9

Looking for deduplication tools on Linux there are plenty, see e.g. this wiki page.

Allmost all scripts do either only detection, printing the duplicate file names or removing duplicate files by hardlinking them to a single copy.

With the rise of btrfs there would be another option: creating a CoW (copy-on-write) copy of a file (like cp reflink=always). I have not found any tool that does this, is anyone aware of tool that does this?

17

I wrote bedup for this purpose. It combines incremental btree scanning with CoW-deduplication. Best used with Linux 3.6, where you can run:

sudo bedup dedup
  • Hi @Gabriel, a comment to my answer below states that "...bedup...put things in size buckets and only read the whole file, to create checksums, if necessary." Is that true? If so, I'd like to update my answer below. (And use bedup myself!) Unfortunately I've been unable to verify this anywhere. I've tried Google, searching on your github page, and a search on the code. Thanks. – Jim Sep 5 '18 at 3:51
4

I tried bedup. While good (and has some useful differentiated features that may make it the best choice for many), it seems to scan the entirety of all target files for checksums.

Which is painfully slow.

Other programs on the other hand, such as rdfind and rmlint, scan differently.

rdfind has an "experimental" feature for using btrfs reflink. (And "solid" options for hardlinks, symlinks, etc.)

rmlint has "solid" options for btrfs clone, reflink, regular hardlinks, symlinks, delete, and your own custom commands.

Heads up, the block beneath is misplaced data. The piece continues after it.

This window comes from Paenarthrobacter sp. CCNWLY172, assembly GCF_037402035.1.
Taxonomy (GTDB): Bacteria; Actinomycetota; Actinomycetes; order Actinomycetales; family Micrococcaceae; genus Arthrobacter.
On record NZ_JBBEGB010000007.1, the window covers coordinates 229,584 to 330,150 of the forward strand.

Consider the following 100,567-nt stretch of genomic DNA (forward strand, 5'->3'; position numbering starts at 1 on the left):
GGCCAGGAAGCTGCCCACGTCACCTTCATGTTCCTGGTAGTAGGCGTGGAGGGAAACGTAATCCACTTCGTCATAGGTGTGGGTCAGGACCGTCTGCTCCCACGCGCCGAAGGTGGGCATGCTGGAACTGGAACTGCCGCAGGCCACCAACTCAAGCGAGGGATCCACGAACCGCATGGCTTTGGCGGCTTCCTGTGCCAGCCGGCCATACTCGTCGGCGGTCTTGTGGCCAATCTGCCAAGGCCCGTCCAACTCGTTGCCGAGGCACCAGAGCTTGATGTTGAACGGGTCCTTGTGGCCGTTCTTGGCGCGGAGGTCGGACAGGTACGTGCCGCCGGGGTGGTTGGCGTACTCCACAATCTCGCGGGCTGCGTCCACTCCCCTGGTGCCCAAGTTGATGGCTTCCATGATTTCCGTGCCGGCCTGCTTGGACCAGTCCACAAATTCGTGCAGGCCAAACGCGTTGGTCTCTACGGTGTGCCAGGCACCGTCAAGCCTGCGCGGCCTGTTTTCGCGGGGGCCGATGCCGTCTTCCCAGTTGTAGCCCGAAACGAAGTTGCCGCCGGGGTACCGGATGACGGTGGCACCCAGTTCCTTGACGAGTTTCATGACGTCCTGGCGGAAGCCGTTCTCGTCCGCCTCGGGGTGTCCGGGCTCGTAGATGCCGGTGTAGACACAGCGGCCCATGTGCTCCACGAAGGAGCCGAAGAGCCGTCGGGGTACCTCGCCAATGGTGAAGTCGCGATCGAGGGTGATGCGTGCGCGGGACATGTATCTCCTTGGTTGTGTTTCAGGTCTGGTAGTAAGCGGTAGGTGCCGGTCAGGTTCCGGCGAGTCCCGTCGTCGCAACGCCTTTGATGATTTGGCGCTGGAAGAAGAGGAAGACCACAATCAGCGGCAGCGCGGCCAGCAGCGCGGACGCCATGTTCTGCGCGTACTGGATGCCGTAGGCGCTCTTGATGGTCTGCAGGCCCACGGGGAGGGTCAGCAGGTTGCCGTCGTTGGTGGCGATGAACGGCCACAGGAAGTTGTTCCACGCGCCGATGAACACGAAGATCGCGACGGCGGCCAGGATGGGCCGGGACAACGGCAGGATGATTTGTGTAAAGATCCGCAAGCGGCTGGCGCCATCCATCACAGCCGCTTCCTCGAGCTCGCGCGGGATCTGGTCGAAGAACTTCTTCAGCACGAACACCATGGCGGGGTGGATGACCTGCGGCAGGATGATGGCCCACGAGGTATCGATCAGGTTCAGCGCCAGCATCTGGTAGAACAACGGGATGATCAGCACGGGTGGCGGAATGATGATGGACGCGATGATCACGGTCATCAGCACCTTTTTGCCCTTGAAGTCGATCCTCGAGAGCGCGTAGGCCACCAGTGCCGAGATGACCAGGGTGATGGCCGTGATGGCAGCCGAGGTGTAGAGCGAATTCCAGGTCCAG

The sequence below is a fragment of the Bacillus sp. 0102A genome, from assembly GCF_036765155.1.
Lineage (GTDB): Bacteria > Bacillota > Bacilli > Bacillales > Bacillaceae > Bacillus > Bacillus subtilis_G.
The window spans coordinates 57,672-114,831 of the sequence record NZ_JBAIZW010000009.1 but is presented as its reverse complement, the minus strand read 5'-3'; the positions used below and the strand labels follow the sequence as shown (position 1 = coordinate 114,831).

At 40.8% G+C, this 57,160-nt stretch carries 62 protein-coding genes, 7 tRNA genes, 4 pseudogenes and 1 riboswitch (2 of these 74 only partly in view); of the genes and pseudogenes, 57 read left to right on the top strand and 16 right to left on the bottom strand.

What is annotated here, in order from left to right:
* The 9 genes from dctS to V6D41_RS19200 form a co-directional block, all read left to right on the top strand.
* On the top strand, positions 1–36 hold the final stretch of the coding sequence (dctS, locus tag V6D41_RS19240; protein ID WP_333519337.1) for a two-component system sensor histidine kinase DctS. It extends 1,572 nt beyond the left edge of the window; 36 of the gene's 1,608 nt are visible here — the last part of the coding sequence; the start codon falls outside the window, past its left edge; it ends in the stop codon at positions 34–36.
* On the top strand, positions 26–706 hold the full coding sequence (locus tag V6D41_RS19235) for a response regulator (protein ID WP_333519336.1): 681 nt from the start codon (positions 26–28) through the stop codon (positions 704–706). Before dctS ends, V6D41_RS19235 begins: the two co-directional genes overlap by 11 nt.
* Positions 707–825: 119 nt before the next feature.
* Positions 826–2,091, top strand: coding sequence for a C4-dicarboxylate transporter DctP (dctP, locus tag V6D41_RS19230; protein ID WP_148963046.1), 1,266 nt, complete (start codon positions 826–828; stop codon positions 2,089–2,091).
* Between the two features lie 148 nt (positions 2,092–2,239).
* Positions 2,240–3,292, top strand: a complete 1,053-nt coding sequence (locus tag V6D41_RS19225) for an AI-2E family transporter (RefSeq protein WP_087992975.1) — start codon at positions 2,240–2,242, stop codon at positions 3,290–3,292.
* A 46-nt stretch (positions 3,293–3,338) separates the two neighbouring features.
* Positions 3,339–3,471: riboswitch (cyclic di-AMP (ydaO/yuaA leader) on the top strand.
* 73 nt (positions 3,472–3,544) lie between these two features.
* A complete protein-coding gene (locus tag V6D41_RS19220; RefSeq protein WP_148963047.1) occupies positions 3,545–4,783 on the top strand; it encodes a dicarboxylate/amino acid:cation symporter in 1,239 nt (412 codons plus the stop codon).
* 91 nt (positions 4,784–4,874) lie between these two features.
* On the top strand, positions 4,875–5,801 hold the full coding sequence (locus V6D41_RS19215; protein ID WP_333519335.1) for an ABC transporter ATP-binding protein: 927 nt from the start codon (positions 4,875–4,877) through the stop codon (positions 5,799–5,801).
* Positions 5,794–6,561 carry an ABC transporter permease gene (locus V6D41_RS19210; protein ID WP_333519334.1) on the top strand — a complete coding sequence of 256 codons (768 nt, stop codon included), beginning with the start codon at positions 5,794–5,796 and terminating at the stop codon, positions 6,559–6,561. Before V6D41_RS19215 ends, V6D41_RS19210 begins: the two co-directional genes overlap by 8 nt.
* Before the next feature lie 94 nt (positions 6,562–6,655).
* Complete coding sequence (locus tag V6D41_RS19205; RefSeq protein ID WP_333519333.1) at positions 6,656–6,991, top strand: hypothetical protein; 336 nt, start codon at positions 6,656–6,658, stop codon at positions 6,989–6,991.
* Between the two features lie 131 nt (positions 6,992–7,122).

But more importantly, rdfind and rmlint are significantly faster. As in, orders of magnitude. Rather than scanning all target files for checksums, it does this, approximately:

  • Scan the whole target filesystem, gathering just paths and filesizes.
  • Remove from consideration, files with unique filesizes. This alone, save scads of time and disk activity. ("Scads" is some inverse exponential function or something.)
  • Of the remaining candidates, scan the first N bytes. Remove from consideration, those with same filesizes but different first N bytes.
  • Do the same for the last N bytes.
  • Only of that (usually tiny fraction) remaining, scan for checksums.

Other advantages of rmlint I'm aware of:

  • You can specify the checksum. md5 too scary? Try sha256. Or 512. Or bit-for-bit comparison. Or your own hashing function.
  • It gives you the option of Btrfs "clone", and "reflink", rather than just reflink. "cp --reflink=always" is just a bit risky, in that it's not atomic, it's not aware of what else is going on for that file in the kernel, and it doesn't always preserve metadata. "Clone", OTOH (which is a shorthand term...I'm blanking on the official API-related name), is a kernel-level call that is atomic and preserves metadata. Almost always resulting in the same thing, but a tad more robust and safe. (Though most programs are smart enough to not delete the duplicate file, if it can't first successfully make a temp reflink to the other.)